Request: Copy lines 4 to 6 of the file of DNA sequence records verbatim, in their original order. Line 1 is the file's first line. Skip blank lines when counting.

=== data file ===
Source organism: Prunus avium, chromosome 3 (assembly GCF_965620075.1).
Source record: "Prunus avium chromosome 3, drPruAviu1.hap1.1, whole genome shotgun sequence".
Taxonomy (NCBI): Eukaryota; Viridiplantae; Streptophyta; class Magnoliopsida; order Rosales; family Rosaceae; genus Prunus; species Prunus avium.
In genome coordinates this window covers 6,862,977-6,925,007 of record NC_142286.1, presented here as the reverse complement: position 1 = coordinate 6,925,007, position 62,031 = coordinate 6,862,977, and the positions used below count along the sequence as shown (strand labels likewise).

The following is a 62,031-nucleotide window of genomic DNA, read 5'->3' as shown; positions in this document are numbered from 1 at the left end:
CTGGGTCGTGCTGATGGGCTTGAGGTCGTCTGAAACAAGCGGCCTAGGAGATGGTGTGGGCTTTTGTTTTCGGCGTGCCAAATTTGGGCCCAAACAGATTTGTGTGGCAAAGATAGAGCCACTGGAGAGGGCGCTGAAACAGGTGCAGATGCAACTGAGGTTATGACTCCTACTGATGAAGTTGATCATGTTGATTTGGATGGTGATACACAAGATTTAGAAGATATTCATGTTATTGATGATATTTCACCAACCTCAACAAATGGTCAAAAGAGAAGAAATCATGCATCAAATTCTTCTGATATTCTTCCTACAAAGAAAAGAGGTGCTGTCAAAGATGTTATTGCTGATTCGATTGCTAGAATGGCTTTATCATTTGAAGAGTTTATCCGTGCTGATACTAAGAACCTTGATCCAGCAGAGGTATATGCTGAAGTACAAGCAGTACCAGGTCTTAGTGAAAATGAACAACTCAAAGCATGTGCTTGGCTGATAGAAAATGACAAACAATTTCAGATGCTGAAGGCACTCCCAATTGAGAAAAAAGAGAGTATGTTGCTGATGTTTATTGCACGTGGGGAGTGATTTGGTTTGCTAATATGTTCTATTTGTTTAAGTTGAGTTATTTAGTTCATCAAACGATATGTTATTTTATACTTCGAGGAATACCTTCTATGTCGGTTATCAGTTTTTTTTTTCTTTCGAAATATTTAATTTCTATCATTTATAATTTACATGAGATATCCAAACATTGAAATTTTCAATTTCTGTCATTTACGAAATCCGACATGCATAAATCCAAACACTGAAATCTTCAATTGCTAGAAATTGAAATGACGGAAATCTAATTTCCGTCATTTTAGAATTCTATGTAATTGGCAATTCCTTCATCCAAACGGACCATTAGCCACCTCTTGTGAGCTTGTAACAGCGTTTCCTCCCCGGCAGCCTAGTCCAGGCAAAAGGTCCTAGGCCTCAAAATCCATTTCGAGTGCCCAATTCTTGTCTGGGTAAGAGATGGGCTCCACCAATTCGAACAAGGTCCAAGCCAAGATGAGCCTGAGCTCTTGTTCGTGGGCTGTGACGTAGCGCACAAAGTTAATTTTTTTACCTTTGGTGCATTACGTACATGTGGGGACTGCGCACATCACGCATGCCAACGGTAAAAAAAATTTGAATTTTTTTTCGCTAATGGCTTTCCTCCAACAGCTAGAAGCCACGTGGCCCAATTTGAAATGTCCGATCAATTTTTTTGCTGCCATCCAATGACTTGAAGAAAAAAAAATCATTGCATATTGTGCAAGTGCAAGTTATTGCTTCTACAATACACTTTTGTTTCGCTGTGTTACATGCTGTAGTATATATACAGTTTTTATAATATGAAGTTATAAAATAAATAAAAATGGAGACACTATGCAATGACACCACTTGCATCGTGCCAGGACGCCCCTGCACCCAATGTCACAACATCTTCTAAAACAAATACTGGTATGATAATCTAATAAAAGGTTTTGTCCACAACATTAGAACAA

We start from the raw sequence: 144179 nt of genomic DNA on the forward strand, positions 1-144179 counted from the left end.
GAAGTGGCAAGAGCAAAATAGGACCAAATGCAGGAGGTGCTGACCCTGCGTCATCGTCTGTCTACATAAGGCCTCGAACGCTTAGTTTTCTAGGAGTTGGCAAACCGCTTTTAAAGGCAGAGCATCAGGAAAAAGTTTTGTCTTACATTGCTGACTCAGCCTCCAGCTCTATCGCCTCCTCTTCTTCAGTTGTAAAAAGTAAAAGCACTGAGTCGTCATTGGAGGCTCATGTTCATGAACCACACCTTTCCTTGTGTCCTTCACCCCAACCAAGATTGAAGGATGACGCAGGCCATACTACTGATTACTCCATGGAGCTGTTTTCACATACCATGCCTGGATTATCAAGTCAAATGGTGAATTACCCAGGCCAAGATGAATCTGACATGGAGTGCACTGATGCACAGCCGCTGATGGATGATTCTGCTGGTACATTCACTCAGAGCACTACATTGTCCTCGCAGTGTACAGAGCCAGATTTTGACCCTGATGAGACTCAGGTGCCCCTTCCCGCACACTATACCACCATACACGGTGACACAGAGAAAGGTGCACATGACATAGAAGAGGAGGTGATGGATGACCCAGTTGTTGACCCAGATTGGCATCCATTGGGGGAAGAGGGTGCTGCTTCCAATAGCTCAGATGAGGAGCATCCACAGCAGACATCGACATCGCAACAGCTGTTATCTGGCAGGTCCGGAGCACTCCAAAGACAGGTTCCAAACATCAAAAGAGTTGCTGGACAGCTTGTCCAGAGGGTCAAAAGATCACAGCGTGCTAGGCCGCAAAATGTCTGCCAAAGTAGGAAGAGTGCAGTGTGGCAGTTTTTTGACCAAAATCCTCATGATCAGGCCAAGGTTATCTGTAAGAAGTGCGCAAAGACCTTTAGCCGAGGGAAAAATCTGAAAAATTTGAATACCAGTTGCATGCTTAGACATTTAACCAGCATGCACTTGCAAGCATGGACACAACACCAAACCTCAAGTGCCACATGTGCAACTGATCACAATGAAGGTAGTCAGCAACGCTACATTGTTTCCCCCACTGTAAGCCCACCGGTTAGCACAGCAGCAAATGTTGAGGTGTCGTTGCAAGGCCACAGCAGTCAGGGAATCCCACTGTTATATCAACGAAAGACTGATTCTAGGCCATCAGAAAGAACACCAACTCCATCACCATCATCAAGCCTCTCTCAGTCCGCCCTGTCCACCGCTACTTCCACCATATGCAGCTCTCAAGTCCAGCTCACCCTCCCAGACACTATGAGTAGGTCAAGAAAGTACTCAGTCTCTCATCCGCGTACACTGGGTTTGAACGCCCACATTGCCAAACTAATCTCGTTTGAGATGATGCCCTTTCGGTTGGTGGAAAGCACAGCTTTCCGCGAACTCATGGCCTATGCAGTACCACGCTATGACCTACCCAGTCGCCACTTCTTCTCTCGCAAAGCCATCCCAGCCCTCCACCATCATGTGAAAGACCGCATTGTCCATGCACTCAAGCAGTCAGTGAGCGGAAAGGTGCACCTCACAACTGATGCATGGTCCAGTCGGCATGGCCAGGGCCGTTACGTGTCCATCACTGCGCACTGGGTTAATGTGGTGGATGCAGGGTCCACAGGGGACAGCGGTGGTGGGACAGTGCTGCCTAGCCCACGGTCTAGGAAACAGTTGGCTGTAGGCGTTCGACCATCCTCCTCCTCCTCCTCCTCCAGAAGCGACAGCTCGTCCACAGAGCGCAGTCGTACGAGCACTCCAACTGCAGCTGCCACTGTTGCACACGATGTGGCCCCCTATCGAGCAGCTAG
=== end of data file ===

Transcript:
In genome coordinates this window covers 6,862,977-6,925,007 of record NC_142286.1, presented here as the reverse complement: position 1 = coordinate 6,925,007, position 62,031 = coordinate 6,862,977, and the positions used below count along the sequence as shown (strand labels likewise).

The following is a 62,031-nucleotide window of genomic DNA, read 5'->3' as shown; positions in this document are numbered from 1 at the left end:
CTGGGTCGTGCTGATGGGCTTGAGGTCGTCTGAAACAAGCGGCCTAGGAGATGGTGTGGGCTTTTGTTTTCGGCGTGCCAAATTTGGGCCCAAACAGATTTGTGTGGCAAAGATAGAGCCACTGGAGAGGGCGCTGAAACAGGTGCAGATGCAACTGAGGTTATGACTCCTACTGATGAAGTTGATCATGTTGATTTGGATGGTGATACACAAGATTTAGAAGATATTCATGTTATTGATGATATTTCACCAACCTCAACAAATGGTCAAAAGAGAAGAAATCATGCATCAAATTCTTCTGATATTCTTCCTACAAAGAAAAGAGGTGCTGTCAAAGATGTTATTGCTGATTCGATTGCTAGAATGGCTTTATCATTTGAAGAGTTTATCCGTGCTGATACTAAGAACCTTGATCCAGCAGAGGTATATGCTGAAGTACAAGCAGTACCAGGTCTTAGTGAAAATGAACAACTCAAAGCATGTGCTTGGCTGATAGAAAATGACAAACAATTTCAGATGCTGAAGGCACTCCCAATTGAGAAAAAAGAGAGTATGTTGCTGATGTTTATTGCACGTGGGGAGTGATTTGGTTTGCTAATATGTTCTATTTGTTTAAGTTGAGTTATTTAGTTCATCAAACGATATGTTATTTTATACTTCGAGGAATACCTTCTATGTCGGTTATCAGTTTTTTTTTTCTTTCGAAATATTTAATTTCTATCATTTATAATTTACATGAGATATCCAAACATTGAAATTTTCAATTTCTGTCATTTACGAAATCCGACATGCATAAATCCAAACACTGAAATCTTCAATTGCTAGAAATTGAAATGACGGAAATCTAATTTCCGTCATTTTAGAATTCTATGTAATTGGCAATTCCTTCATCCAAACGGACCATTAGCCACCTCTTGTGAGCTTGTAACAGCGTTTCCTCCCCGGCAGCCTAGTCCAGGCAAAAGGTCCTAGGCCTCAAAATCCATTTCGAGTGCCCAATTCTTGTCTGGGTAAGAGATGGGCTCCACCAATTCGAACAAGGTCCAAGCCAAGATGAGCCTGAGCTCTTGTTCGTGGGCTGTGACGTAGCGCACAAAGTTAATTTTTTTACCTTTGGTGCATTACGTACATGTGGGGACTGCGCACATCACGCATGCCAACGGTAAAAAAAATTTGAATTTTTTTTCGCTAATGGCTTTCCTCCAACAGCTAGAAGCCACGTGGCCCAATTTGAAATGTCCGATCAATTTTTTTGCTGCCATCCAATGACTTGAAGAAAAAAAAATCATTGCATATTGTGCAAGTGCAAGTTATTGCTTCTACAATACACTTTTGTTTCGCTGTGTTACATGCTGTAGTATATATACAGTTTTTATAATATGAAGTTATAAAATAAATAAAAATGGAGACACTATGCAATGACACCACTTGCATCGTGCCAGGACGCCCCTGCACCCAATGTCACAACATCTTCTAAAACAAATACTGGTATGATAATCTAATAAAAGGTTTTGTCCACAACATTAGAACAA